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Andreas Johansson wrote.
>
>Reminds me ... in a thread on the case system on one of my langs* someone
>suggested that there might be languages that has one case of intransitive
>subject (S), and another that covers both transitive subject (A) and
>transitive object (P). That seems Truly Weird (TM) to me, so does anybody
>know of a natlang that DOES work that way?

I believe that in *Describing Morphosyntax*, it was said that there was
only one language known to have an S vs. A/P distinction, and that it
was unstable even in that one. Essentially, the reason for this is that
such a distinction is, as you said, weird.

Basically, there are two functions of constituent case marking. The
first is discriminatory; that is, it helps distinguish between different
cases where otherwise they would be ambiguous. Since S and A will never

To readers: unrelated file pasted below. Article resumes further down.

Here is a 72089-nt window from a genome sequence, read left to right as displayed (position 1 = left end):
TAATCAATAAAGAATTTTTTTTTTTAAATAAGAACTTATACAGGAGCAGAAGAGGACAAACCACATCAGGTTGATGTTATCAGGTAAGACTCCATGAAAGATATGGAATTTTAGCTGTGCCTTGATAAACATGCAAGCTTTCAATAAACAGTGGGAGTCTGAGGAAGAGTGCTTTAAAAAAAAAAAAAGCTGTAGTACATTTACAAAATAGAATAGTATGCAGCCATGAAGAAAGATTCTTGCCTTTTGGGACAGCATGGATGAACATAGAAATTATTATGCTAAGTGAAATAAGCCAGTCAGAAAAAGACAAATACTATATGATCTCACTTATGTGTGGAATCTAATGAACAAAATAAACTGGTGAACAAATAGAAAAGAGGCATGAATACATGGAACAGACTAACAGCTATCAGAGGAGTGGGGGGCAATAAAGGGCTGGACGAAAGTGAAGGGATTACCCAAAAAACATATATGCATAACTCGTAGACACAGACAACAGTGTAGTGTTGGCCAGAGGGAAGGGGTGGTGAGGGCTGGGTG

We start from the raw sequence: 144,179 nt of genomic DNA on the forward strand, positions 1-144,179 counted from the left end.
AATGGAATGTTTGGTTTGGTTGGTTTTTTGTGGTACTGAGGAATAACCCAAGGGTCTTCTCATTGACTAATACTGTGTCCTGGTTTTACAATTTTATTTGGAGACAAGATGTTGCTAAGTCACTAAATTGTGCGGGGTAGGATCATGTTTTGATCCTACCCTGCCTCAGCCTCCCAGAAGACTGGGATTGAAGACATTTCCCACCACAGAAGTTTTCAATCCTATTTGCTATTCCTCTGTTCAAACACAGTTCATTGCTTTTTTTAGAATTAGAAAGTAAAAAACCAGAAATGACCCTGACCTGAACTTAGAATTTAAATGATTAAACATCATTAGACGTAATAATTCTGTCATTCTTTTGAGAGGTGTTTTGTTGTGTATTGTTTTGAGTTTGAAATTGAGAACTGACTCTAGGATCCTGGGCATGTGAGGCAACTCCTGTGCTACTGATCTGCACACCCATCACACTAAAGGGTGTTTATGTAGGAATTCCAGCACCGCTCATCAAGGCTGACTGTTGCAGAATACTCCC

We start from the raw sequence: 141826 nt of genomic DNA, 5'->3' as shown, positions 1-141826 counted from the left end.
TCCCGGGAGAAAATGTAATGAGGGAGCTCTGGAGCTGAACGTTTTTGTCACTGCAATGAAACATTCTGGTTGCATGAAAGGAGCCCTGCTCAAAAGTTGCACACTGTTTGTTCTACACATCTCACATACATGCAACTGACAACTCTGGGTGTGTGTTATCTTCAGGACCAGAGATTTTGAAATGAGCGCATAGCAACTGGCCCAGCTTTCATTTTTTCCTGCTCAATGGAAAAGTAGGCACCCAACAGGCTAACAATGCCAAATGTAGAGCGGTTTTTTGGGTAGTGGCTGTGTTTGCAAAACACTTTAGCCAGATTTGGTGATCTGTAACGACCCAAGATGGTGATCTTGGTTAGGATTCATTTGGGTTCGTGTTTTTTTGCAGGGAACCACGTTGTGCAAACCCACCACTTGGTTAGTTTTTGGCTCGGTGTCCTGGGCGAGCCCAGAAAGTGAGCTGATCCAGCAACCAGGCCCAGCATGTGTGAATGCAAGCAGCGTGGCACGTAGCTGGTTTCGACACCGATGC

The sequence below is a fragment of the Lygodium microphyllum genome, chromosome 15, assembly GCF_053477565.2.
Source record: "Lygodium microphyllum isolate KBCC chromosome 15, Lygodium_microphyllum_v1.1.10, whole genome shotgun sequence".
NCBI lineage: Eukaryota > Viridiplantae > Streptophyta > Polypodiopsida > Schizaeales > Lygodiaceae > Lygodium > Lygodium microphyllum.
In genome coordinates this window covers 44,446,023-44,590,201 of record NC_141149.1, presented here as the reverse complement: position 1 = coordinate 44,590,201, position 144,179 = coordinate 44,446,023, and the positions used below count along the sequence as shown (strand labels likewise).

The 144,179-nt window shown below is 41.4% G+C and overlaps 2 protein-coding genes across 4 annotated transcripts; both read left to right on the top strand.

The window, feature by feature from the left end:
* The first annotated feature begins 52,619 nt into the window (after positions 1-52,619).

appear in the same clause, and S and P will never appear in the same
clause, there is no need for a distinction there; meanwhile, since A and
P *will* appear in the same clause, that distinction *would* be useful.

The second function is identifying, or uniting elements with similar
functions. S and A have the common trait of agentivity--if a clause has
an agent, it will be one of those two. Ther also share the trait of
topicality, meaning they're the roles most likely to be the topic of the
sentence.

S and P, on the other hand, have the semantic similarity of state
change--if a clause has a patient, it will be either S or P. They are
also the who roles in which "new" participants appear most often.

So, S and A have certain traits in common, as well as S and P, meaning
it's likely that S will be lumped in with one of the two. A and P,
however, have not much at all in common, making them unlikely to be
lumped together.

I hope all this has been enlightening rather than confusing....

- Ian Maxwell
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